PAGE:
Home Care Franchise Report
The Home Care Industry
A Rapidly Growing Business
According to the 2007 Economic Census3, there are 22,975 home health care service establishments in the U.S., employing nearly 1 million people and generating revenues of over 46 billion dollars. The companies that provide home care services are just beginning to discover franchising as a method for growth. Of the current businesses, only 17% are franchises. Since the year 2000, the number of franchise brands that are in this sector has quadrupled to over 3,000 franchised businesses4.
According to FRANdata’s President and CEO, Darrell Johnson, the home care industry is highly fragmented. He says,
“The 50 largest brands control less than a quarter of the market share. This is an important finding for investors because it means that any brand with the right leadership and resources put behind it can become the market leader.”
Who Receives Home Care?
The main receivers of home care are seniors who require help with ADLs (activities of daily living) and IADLs (or instrumental activities of daily living) but they are not the only group that requires care and companionship. Home care may be provided to anyone with a terminal illness who wishes to die at home, to disabled or chronically sick adults or infants, and to adults who need assistance because they are disabled or recuperating from a hospital stay.
‘The Graying of America’
The number of people using home care services is set to continue to grow as population statistics show that in 2008 nearly 39 million people in the U.S. were aged over 65, up from 35 million in 1998. As we can see in the table below, supplied by the Population Division of the U.S. Census Bureau, by the year 2020, nearly 62 million people will have reached retirement age. This is the largest group of retirees in the history of the U.S. and will create continuing demand for home care and health care services and facilities.
Table 1: Projections of the Population by Selected Age Groups for the United States: 2010 to 2050
|Age||2010 (in thousands)||2020 (in thousands)||2030 (in thousands)||2040 (in thousands)||2050 (in thousands)|
|65 years and above||40,229||54,804||72,092||81,238||88,547|
|85 years and above||5,571||6,597||8,745||14,198||19,041|
|100 years and above||79||105||208||298||601|
An increase in life expectancy and a decrease in fertility rates combined with past variations in birth and death rates are producing a significant shift in the aging of the population. An important variation in the U.S. birth rates occurred after World War II when there was an increase in the number of babies born. This generation of “baby boomers” is now passing the age of 60 and is one of the main cohorts responsible for the continually increasing demand for home care services. As we can see from Table 1, by 2030 there will be an increase of 44% in the number of people over 65.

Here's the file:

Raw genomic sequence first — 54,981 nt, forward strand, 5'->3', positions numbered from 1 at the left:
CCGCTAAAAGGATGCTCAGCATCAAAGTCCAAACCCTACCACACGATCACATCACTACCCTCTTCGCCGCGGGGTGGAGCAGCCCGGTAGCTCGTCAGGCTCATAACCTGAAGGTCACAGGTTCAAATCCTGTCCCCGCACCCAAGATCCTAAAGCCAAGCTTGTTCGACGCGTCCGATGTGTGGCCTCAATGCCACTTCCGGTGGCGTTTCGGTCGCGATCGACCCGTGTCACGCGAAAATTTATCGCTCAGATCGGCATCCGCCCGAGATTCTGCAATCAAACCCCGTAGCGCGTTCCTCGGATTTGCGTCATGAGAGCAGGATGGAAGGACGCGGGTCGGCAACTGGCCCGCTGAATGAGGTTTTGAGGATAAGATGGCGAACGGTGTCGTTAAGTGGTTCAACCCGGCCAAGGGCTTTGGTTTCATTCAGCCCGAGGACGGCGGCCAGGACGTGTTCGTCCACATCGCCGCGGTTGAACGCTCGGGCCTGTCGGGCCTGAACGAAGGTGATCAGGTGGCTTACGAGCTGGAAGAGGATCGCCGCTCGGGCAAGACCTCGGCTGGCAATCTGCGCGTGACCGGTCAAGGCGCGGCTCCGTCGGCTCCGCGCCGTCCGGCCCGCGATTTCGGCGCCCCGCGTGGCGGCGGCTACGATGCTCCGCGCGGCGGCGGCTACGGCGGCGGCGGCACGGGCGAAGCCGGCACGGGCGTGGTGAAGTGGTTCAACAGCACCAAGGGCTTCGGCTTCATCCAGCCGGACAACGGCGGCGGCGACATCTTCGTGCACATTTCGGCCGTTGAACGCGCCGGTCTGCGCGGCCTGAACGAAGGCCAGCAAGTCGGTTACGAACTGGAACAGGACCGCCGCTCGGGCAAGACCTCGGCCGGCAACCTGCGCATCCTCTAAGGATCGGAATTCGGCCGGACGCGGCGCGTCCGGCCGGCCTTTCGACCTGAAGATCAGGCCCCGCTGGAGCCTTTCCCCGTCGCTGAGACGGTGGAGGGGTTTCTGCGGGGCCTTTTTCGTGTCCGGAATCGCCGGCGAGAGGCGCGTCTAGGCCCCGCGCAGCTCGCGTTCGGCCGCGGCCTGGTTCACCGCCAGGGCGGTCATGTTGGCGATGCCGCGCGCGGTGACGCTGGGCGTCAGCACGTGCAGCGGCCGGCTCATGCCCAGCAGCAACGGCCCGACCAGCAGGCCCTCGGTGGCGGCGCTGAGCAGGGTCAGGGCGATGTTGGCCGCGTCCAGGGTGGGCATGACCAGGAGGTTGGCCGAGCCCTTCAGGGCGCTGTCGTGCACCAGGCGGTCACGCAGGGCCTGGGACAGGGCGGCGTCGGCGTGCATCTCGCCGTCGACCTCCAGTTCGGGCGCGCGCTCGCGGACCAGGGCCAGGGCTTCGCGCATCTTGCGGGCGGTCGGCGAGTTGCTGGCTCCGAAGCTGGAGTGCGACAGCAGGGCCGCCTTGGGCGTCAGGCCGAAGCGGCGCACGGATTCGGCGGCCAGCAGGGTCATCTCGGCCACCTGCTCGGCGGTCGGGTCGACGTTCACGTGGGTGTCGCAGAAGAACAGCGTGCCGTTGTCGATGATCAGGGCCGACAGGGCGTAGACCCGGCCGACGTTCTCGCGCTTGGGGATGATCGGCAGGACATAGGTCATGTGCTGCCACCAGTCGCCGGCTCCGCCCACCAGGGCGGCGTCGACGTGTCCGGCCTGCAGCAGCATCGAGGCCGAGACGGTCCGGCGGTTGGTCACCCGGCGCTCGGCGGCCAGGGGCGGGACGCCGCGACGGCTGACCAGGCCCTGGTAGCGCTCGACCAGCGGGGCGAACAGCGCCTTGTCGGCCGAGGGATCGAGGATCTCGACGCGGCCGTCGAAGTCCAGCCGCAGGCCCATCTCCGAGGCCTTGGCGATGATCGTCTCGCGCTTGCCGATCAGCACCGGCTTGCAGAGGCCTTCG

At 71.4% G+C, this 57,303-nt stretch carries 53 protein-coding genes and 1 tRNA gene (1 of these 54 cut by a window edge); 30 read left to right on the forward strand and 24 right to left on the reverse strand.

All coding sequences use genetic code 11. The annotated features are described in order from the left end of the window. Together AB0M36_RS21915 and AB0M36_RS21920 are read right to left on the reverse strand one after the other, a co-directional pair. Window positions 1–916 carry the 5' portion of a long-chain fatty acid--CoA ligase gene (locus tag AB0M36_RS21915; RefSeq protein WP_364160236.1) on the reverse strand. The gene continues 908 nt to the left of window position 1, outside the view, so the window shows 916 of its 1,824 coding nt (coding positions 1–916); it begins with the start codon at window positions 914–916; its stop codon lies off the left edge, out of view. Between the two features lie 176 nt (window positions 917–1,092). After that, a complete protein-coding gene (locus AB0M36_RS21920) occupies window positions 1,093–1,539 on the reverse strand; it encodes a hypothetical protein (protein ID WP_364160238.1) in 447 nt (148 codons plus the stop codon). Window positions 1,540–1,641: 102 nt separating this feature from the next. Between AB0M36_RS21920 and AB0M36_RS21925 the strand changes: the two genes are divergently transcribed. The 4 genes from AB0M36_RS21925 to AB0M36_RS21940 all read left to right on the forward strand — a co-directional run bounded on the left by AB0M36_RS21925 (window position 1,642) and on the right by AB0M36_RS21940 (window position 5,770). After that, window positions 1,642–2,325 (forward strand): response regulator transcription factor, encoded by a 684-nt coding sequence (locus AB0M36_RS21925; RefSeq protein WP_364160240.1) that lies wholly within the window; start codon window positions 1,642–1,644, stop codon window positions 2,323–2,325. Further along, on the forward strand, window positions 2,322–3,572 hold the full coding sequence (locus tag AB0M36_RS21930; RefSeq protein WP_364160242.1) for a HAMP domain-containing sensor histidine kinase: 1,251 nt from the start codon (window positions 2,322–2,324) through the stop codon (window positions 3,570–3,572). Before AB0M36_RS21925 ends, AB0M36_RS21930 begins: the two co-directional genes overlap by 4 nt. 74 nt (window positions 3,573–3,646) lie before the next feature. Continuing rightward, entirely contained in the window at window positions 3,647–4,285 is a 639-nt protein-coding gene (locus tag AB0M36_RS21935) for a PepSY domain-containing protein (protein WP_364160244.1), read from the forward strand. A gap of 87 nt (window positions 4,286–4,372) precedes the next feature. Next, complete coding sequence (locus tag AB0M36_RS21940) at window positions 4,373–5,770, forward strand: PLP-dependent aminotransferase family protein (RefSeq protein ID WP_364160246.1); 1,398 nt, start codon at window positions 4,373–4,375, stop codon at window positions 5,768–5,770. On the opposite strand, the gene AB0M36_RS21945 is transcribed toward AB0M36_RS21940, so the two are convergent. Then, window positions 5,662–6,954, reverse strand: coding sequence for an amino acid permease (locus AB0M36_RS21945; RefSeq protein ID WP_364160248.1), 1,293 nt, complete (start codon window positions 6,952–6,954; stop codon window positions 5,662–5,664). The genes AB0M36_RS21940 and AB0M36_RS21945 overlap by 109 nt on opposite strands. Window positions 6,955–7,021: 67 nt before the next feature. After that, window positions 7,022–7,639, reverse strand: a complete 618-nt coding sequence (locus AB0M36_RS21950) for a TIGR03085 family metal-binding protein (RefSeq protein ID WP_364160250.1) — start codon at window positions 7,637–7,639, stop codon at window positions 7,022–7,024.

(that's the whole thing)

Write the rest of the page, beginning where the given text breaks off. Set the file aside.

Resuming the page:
The increase in the demand for home care is not only the result of an aging population. It is also due to an increase in people’s desire to “age in place”. “Aging in place” is where people grow older without having to move from their home. Some 70% of American seniors spend the rest of their lives in the place where they celebrated their 65th birthday5. A recent study by the California Department of Aging estimates that 30% of women and 17% of men over the age of 75 need some form of assistance with personal care6. The study went on to show that in the age group 65-79 years, 17% need some form of assistance while 28% in the age group 75-84 years require assistance. Of the age group 85 years and older, 49% of people need some form of personal care assistance.
According to the U.S. Department of Health and Human Services and the U.S. Department of Labor, by 2050 the number of individuals using paid long-term care services in any setting (e.g., at home, residential care such as assisted living or skilled nursing facilities) will likely double from the 13 million using home care services in 2000, to 27 million people7. This figure will continue to grow from year to year as the “graying of America” continues.
3 Health Care and Social Assistance: Industry Series: Preliminary Summary Statistics for the United States: 2007
4 FRANdata Press Release - http://www.frandata.com/products/samples/HHC.pdf
7U.S. Department of Health and Human Services and U.S. Department of Labor. The future supply of long-term care workers in relation to the aging baby boom generation: Report to Congress. Washington, DC: Office of the Assistant Secretary for Planning and Evaluation, (2003). [http:aspe.hhs.gov/daltcp/reports/ltcwork.htm] (20 Jan 2005)